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Finally... Retribution for 1942 University of British Columbia Nisei

Seventy years ago, 76 University of British Columbia students were not able to complete their degrees simply because they were of Japanese descent.

On Wednesday, November 16, 2011, the University of British Columbia’s Senate Tributes Committee issued the following press release:

The committee chair, Sally Thorne, wrote, “The University has taken seriously the need to find meaningful ways to provide solemn recognition of historical events.”

“To acknowledge the 70th anniversary of the provincial internment policy in the spring of 2012, we want to pay tribute to UBC students and others impacted during this time, and also take steps to help future students learn from the past,” said Thorne.

The Senate voted on three measures: to award special degrees to the estimated 76 UBC students whose studies were disrupted by internment; to develop initiatives to educate future UBC students about this dark episode in its history; and to have the UBC Library preserve and bring to life the historical record in its possession.”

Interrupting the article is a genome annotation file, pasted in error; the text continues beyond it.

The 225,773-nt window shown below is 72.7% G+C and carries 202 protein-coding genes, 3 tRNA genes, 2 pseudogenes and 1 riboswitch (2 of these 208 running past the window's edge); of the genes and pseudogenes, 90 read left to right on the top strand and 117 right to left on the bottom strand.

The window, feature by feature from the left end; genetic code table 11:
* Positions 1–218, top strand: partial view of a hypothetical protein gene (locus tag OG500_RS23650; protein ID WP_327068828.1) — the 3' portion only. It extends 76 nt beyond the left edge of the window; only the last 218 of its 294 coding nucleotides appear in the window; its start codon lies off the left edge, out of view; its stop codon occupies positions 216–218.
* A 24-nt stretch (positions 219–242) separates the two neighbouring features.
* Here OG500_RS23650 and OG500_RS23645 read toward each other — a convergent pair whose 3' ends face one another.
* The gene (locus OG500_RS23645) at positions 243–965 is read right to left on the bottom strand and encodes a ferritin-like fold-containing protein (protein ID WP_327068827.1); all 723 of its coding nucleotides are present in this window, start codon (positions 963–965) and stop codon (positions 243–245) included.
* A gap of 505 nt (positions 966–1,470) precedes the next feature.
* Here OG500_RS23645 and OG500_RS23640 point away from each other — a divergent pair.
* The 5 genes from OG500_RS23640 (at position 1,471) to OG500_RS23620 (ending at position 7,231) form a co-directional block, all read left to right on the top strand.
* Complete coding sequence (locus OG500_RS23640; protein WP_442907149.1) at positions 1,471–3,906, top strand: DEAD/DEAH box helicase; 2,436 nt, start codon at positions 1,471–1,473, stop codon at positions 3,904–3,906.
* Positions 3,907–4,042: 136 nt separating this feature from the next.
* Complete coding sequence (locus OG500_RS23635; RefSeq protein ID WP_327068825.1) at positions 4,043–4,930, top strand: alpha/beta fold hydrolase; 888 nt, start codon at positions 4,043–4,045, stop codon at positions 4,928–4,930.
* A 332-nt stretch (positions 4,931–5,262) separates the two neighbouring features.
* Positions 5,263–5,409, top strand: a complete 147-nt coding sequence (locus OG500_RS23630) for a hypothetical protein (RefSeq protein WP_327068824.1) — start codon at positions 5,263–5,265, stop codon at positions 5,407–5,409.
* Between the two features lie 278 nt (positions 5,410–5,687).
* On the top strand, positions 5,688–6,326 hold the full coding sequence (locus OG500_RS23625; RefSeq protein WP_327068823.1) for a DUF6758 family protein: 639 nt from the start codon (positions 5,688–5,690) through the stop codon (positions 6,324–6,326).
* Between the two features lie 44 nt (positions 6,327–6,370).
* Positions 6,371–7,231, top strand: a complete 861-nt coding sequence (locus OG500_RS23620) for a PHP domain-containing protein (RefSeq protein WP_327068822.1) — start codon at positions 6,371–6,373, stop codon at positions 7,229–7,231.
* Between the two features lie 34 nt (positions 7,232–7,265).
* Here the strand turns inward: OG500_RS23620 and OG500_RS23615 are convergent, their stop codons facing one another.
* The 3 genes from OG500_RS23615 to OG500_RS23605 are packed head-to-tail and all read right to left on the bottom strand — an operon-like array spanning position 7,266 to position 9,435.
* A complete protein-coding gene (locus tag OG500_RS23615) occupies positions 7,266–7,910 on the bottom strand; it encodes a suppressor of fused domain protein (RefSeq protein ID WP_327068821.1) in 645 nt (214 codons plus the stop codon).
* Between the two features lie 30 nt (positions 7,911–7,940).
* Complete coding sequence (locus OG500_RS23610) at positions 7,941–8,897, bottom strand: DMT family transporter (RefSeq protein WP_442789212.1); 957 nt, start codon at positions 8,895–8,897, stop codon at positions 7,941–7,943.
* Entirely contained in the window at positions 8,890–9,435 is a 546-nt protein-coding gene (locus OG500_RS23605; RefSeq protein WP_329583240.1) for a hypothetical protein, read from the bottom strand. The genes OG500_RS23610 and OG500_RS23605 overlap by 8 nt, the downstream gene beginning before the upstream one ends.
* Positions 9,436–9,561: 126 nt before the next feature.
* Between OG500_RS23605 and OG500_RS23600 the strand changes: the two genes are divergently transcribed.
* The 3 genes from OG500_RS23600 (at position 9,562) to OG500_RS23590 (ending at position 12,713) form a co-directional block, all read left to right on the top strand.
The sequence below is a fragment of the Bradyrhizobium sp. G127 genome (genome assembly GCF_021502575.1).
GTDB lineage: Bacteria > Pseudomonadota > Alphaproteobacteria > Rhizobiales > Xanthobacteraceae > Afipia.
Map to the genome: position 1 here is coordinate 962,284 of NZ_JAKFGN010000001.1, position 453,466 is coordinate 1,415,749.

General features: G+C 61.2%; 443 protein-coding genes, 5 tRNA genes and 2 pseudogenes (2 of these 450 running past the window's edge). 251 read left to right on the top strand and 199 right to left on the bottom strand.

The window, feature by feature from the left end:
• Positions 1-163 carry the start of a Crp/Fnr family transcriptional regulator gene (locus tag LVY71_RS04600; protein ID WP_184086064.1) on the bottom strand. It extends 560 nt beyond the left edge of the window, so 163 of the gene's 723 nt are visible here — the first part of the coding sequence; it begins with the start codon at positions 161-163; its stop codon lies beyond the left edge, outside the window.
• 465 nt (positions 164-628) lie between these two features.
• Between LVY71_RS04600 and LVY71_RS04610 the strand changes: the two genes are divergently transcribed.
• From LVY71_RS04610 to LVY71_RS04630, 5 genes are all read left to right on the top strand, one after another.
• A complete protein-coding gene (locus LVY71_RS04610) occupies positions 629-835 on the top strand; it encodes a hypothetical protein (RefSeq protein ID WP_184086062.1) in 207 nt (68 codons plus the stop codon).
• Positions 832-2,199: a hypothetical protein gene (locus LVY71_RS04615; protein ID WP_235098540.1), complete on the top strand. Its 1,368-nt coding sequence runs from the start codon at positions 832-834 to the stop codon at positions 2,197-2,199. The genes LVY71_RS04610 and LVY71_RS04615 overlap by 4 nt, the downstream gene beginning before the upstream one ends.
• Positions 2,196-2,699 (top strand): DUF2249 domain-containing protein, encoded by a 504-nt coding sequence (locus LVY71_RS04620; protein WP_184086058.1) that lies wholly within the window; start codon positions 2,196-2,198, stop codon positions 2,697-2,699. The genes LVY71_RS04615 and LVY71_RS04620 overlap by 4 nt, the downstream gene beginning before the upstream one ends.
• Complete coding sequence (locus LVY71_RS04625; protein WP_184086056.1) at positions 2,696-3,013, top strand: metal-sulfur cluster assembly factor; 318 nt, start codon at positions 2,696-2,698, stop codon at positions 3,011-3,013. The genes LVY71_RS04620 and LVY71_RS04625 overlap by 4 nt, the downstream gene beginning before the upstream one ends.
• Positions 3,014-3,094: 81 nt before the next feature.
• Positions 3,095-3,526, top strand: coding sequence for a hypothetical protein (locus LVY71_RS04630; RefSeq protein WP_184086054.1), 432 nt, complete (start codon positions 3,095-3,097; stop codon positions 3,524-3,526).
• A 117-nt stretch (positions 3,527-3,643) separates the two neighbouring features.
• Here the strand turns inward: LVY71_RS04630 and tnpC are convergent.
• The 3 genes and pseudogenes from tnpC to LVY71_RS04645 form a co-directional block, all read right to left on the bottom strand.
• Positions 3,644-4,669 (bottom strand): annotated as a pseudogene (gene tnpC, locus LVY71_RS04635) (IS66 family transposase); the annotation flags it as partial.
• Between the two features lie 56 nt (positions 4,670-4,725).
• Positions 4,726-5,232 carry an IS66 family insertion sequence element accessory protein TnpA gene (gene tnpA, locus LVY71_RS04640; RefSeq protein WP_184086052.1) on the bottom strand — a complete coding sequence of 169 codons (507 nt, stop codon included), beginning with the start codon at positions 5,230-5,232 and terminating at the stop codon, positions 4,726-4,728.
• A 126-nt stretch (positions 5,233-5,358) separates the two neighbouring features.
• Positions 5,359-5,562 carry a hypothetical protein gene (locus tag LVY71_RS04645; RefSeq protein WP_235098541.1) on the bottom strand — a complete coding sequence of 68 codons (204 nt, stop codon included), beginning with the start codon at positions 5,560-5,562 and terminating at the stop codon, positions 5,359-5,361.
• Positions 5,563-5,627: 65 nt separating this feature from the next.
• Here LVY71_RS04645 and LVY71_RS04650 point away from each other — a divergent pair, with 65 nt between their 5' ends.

Not since Redress has the national Nikkei community united in a movement for social justice.

This sends an important reminder to all of Canada that in our more than 130-year history never have Japanese Canadians ever been disloyal citizens.

Even though we have been openly attacked by racist politicians, the general public and media; been the targets of racist government legislation; prohibited from living in some major cities; barred from certain professions; forbidden to join the Canadian army at the beginning of WW2; dispossessed of private property and possessions and put into prison and POW camps; then deported to Japan and east of the Rockies after WW2, we have always remained true and upstanding Canadians.

A friend asked, “Does this repair the damage UBC did to its reputation when it hesitated in awarding the degrees?”